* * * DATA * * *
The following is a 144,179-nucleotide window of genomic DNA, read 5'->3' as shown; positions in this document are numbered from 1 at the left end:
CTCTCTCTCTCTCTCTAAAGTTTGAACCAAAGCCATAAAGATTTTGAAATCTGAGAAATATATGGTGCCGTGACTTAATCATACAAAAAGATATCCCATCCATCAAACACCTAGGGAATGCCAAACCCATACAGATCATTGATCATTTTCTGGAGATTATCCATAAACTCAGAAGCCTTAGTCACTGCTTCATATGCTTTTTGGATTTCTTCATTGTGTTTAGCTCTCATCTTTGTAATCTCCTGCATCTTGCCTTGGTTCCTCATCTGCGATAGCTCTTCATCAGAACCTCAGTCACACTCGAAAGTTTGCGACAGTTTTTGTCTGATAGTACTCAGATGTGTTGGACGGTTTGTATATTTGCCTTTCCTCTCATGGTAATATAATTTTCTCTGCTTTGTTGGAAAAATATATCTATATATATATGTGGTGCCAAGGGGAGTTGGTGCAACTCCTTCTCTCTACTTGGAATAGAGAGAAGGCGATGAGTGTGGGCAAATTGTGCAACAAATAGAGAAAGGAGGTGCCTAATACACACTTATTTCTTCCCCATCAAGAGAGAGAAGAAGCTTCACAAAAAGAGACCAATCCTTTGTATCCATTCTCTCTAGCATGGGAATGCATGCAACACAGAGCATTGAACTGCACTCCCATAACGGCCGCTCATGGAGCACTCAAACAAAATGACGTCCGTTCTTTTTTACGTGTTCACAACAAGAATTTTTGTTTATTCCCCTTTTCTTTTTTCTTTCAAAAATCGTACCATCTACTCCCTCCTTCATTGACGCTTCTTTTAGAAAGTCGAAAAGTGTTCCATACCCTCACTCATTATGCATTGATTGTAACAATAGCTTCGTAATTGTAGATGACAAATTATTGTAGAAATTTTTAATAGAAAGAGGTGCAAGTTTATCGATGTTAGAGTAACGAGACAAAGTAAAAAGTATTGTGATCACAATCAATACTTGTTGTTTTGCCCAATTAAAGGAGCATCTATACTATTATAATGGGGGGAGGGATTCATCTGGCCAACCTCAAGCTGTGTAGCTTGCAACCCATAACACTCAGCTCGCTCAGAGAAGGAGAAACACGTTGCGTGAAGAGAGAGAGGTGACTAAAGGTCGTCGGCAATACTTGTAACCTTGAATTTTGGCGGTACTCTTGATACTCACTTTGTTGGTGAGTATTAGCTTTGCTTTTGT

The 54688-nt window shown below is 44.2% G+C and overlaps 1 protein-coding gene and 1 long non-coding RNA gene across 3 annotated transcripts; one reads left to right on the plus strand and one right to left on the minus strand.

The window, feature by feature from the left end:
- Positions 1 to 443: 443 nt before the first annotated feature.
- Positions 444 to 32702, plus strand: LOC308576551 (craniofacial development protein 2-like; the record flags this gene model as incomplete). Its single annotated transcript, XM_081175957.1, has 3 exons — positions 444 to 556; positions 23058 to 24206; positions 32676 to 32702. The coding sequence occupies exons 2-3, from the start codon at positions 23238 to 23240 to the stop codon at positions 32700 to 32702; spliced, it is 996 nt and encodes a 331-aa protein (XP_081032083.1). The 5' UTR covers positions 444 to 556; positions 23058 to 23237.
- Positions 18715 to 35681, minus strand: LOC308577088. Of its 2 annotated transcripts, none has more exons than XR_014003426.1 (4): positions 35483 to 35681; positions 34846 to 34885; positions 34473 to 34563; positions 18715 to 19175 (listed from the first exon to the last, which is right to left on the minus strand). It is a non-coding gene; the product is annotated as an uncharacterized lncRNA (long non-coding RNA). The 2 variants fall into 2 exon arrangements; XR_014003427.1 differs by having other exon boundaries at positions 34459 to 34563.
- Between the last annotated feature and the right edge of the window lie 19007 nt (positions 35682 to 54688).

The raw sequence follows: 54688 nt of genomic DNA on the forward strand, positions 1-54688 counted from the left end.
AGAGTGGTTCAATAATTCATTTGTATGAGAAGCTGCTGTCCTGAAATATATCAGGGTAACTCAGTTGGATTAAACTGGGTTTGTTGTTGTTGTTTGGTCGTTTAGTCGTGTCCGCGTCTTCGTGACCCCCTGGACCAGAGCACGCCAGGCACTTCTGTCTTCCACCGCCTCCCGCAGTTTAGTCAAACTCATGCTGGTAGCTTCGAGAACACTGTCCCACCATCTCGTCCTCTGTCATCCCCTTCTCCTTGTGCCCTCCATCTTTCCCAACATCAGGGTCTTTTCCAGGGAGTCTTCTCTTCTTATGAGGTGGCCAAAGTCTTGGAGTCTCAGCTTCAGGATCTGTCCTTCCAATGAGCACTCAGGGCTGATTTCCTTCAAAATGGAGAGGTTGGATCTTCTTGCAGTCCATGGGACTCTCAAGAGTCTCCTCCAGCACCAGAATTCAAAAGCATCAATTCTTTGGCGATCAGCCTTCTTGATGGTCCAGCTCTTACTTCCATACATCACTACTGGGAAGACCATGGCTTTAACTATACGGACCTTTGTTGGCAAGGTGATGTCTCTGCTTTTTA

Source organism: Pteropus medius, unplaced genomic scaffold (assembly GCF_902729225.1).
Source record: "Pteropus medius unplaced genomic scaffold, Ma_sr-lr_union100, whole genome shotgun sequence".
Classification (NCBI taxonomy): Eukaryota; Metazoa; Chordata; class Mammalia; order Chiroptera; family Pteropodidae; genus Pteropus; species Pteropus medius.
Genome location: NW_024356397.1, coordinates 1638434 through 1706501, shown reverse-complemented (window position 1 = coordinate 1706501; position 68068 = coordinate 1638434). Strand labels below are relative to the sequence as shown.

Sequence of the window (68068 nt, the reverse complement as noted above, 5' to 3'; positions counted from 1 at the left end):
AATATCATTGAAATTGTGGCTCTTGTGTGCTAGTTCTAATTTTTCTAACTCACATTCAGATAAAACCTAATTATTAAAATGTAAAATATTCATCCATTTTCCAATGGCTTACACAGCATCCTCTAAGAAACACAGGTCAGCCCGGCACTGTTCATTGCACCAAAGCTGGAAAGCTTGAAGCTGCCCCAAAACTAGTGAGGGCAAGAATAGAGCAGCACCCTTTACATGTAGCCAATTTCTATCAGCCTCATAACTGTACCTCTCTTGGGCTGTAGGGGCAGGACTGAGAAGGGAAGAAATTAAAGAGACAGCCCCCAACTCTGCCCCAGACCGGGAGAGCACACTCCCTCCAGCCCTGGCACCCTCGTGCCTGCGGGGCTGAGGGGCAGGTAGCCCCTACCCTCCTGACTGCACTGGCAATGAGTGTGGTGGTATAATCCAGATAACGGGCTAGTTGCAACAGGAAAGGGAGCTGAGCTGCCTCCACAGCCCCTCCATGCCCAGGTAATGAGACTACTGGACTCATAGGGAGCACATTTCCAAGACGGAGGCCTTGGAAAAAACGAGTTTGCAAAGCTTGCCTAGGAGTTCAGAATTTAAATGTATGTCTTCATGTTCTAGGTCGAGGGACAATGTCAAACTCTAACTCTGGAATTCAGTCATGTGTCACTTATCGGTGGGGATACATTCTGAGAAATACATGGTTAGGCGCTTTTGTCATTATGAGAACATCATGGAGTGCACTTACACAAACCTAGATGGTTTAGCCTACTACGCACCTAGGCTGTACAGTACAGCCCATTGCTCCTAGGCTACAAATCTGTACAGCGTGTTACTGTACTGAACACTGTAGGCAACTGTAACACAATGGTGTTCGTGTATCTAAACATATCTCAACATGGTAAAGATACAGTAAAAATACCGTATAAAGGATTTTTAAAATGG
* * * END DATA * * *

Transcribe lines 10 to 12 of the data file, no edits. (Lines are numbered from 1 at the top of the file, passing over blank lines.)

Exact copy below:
AGAGTGGTTCAATAATTCATTTGTATGAGAAGCTGCTGTCCTGAAATATATCAGGGTAACTCAGTTGGATTAAACTGGGTTTGTTGTTGTTGTTTGGTCGTTTAGTCGTGTCCGCGTCTTCGTGACCCCCTGGACCAGAGCACGCCAGGCACTTCTGTCTTCCACCGCCTCCCGCAGTTTAGTCAAACTCATGCTGGTAGCTTCGAGAACACTGTCCCACCATCTCGTCCTCTGTCATCCCCTTCTCCTTGTGCCCTCCATCTTTCCCAACATCAGGGTCTTTTCCAGGGAGTCTTCTCTTCTTATGAGGTGGCCAAAGTCTTGGAGTCTCAGCTTCAGGATCTGTCCTTCCAATGAGCACTCAGGGCTGATTTCCTTCAAAATGGAGAGGTTGGATCTTCTTGCAGTCCATGGGACTCTCAAGAGTCTCCTCCAGCACCAGAATTCAAAAGCATCAATTCTTTGGCGATCAGCCTTCTTGATGGTCCAGCTCTTACTTCCATACATCACTACTGGGAAGACCATGGCTTTAACTATACGGACCTTTGTTGGCAAGGTGATGTCTCTGCTTTTTA

Source organism: Pteropus medius, unplaced genomic scaffold (assembly GCF_902729225.1).
Source record: "Pteropus medius unplaced genomic scaffold, Ma_sr-lr_union100, whole genome shotgun sequence".